The Best of H.P. Lovecraft: Tales that Truly Terrifiy from the Master of Horror - H. P. Lovecraft
To the best of my recollection, this may have been my first reading of H.P. Lovecraft. Seems unlikely, I know. What I found is that Lovecraft is as familiar as meat on a stick, seen at carnivals and malls everywhere. I feel as though I know Lovecraft's work, for I've read those who influenced him (Edgar Allan Poe and Algernon Blackwood), and I've read or seen films by multitude of writers influenced by him, such as Steven King and Brian Lumley, for example. I wasn't aware until now that Lovecraft created the Cthulhu Mythos which you'll find in music, comic books, video games, and who knows what else in modern culture. Lovecraft is everywhere -- shocking! During my brief research, I discovered that a fictional book Lovecraft refers to often in his stories, "The Necronomicon," is believed by some Christian fundamentalist groups to be a real book. Amazing, isn't it, how writers' imaginations can create generational uproars? Therefore, although I have no memory of reading a Lovecraft story before this book, I probably have, either directly or indirectly, because I'm a child of a culture with a deep thumbprint of Lovecraft upon it.

The collection of stories I've read was put out by the Carlton Publishing Group, not by Createspace which has a cover by the same name, but of poorer quality and fewer stories, or so I'm told. So, be careful out there. Here are the titles in the Prion copy:

Herbert Wesst - Reanimator
The Rats in the Walls
The Call of Cthulhu
THe Dunwich Horror
The Whisperer in the Darkness
At the Mountains of Madness
The Shadow over Innsmouth
The Shadow Out of Time
The Haunter of the Dark
The Case of Charles Dexter Ward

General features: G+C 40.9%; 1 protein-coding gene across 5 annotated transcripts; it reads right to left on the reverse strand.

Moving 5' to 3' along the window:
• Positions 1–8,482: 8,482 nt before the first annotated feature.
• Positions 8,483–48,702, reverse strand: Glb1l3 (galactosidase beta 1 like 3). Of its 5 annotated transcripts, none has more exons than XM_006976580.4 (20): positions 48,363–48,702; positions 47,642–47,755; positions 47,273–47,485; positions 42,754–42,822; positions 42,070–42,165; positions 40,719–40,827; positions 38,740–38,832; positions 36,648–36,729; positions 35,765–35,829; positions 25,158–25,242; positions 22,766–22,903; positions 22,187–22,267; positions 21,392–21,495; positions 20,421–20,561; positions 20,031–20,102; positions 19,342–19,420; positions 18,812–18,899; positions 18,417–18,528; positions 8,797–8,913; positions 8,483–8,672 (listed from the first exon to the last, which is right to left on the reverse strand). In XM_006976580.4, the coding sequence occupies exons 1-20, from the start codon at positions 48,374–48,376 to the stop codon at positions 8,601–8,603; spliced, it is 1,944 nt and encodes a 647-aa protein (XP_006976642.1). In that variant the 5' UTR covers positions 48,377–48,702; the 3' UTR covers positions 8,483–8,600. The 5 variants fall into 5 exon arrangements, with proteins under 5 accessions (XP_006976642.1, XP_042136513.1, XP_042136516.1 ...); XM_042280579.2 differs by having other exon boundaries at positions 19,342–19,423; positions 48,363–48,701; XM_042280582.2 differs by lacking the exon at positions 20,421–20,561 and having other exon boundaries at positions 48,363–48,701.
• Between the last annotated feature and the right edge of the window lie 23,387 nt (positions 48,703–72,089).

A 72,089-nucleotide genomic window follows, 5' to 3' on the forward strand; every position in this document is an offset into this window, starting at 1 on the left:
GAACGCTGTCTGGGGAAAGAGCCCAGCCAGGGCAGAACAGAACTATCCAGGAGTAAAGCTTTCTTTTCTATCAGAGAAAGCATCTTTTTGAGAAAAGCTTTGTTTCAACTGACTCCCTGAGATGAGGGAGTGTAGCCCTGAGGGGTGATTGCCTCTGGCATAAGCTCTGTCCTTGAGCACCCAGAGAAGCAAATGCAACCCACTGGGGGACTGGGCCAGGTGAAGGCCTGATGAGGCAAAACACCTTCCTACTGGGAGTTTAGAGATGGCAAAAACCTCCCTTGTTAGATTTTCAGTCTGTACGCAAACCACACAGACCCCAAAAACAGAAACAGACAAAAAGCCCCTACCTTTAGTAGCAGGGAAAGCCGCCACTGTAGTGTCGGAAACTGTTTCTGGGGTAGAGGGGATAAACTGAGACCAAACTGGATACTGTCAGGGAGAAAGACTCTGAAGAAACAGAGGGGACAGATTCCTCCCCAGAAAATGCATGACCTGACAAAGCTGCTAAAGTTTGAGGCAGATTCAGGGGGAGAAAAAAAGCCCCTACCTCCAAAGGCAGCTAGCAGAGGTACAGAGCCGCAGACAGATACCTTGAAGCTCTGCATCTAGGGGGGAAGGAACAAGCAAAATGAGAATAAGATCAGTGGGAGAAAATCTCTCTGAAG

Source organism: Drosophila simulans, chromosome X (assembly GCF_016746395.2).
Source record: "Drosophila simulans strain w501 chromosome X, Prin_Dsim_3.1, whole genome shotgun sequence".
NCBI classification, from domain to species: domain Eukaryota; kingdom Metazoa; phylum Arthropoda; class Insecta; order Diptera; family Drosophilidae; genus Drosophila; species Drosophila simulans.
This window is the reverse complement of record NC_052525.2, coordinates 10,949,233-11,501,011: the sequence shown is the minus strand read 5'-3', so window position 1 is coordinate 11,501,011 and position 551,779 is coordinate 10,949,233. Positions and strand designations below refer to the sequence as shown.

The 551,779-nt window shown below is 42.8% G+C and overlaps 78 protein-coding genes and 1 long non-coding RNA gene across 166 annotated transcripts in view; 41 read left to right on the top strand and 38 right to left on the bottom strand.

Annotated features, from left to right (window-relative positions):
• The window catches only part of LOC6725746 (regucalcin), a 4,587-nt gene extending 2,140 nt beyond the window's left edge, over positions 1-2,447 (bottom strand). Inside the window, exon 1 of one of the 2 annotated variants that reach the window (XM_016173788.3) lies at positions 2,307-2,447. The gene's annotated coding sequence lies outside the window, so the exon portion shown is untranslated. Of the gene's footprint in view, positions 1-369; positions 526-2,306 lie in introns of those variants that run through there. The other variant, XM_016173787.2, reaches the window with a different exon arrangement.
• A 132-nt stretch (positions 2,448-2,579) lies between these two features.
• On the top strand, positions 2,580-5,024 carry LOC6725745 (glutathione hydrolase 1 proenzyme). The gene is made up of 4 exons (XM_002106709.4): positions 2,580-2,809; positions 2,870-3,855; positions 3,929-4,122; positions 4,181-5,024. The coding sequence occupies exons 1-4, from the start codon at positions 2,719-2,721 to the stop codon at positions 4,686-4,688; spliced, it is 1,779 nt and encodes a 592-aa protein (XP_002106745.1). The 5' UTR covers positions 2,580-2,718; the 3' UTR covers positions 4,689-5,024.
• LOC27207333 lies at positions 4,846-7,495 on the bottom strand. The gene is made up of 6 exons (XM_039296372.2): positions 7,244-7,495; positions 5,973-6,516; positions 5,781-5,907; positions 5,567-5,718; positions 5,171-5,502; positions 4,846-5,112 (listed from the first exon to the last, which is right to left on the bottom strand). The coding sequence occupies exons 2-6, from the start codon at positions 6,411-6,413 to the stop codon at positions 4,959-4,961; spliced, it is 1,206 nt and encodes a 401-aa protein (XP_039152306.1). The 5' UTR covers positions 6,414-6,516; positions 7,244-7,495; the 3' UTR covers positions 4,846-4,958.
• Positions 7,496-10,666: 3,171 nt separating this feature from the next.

Quite a nice selection, as it turns out. Most of Lovecraft's works are public domain, but, as expected, lots of legal wrangling went on after his death (he died young! Only 47!). I loved that he was generous with his work, encouraging others to borrow from his stories, etc. In fact, the more I read about Lovecraft, the more I would have liked to have known him.

Almost forgot that I was here to write a review. Overall, I was enthralled, but the ideas are so ingrained, that they felt familiar rather than fresh. I could accurately anticipate much of the plot and was only surprised two or three times in over 600 pages--that is how deeply I've been seeped in Lovecraft's influence!

The benefit of this was that it allowed me to think outside the plot. I could ask myself, why is this or that so frightening? What cosmology has Lovecraft created here? Etc. This led to explorations of Cosmicism, which is Lovecraft's philosophy (from Wiki) "that there is no recognizable divine presence, such as a god, in the universe, and that humans are particularly insignificant in the larger scheme of intergalactic existence, and perhaps are just a small species projecting their own mental idolatries onto the vast cosmos, ever susceptible to being wiped from existence at any moment." I see now why Lovecraft has such ardent supporters. His philosophy resonates and can displace the notion of a man-centric universe that requires a personal god with a notion that we don't know what the hell is out there. I imagine, for that, Lovecraft was discredited and a bit feared.